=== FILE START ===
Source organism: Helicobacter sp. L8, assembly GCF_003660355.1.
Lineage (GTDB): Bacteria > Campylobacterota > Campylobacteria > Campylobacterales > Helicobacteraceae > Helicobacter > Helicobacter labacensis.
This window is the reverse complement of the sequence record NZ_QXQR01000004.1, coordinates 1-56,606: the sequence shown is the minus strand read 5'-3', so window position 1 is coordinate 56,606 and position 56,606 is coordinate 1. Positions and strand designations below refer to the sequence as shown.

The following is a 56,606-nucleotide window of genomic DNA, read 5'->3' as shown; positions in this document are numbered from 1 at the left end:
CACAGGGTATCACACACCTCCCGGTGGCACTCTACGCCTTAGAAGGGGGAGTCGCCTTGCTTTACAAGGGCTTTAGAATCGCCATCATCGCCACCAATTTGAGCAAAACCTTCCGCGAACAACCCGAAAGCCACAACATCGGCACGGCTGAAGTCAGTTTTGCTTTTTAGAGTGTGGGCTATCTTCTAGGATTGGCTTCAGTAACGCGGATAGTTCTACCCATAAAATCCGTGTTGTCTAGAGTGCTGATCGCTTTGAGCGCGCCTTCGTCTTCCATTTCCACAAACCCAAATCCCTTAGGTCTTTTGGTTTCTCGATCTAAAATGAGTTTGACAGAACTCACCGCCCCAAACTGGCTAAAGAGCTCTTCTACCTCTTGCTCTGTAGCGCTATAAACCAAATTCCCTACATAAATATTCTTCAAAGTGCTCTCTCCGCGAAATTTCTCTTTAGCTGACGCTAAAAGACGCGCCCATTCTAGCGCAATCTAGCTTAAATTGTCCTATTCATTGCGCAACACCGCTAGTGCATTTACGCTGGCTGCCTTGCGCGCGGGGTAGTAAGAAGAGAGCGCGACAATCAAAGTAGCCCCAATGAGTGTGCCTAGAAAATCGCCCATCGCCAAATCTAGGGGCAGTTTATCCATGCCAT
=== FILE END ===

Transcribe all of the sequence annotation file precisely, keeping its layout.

Source organism: Helicobacter sp. L8, assembly GCF_003660355.1.
Lineage (GTDB): Bacteria > Campylobacterota > Campylobacteria > Campylobacterales > Helicobacteraceae > Helicobacter > Helicobacter labacensis.
This window is the reverse complement of the sequence record NZ_QXQR01000004.1, coordinates 1-56,606: the sequence shown is the minus strand read 5'-3', so window position 1 is coordinate 56,606 and position 56,606 is coordinate 1. Positions and strand designations below refer to the sequence as shown.

The following is a 56,606-nucleotide window of genomic DNA, read 5'->3' as shown; positions in this document are numbered from 1 at the left end:
CACAGGGTATCACACACCTCCCGGTGGCACTCTACGCCTTAGAAGGGGGAGTCGCCTTGCTTTACAAGGGCTTTAGAATCGCCATCATCGCCACCAATTTGAGCAAAACCTTCCGCGAACAACCCGAAAGCCACAACATCGGCACGGCTGAAGTCAGTTTTGCTTTTTAGAGTGTGGGCTATCTTCTAGGATTGGCTTCAGTAACGCGGATAGTTCTACCCATAAAATCCGTGTTGTCTAGAGTGCTGATCGCTTTGAGCGCGCCTTCGTCTTCCATTTCCACAAACCCAAATCCCTTAGGTCTTTTGGTTTCTCGATCTAAAATGAGTTTGACAGAACTCACCGCCCCAAACTGGCTAAAGAGCTCTTCTACCTCTTGCTCTGTAGCGCTATAAACCAAATTCCCTACATAAATATTCTTCAAAGTGCTCTCTCCGCGAAATTTCTCTTTAGCTGACGCTAAAAGACGCGCCCATTCTAGCGCAATCTAGCTTAAATTGTCCTATTCATTGCGCAACACCGCTAGTGCATTTACGCTGGCTGCCTTGCGCGCGGGGTAGTAAGAAGAGAGCGCGACAATCAAAGTAGCCCCAATGAGTGTGCCTAGAAAATCGCCCATCGCCAAATCTAGGGGCAGTTTATCCATGCCAT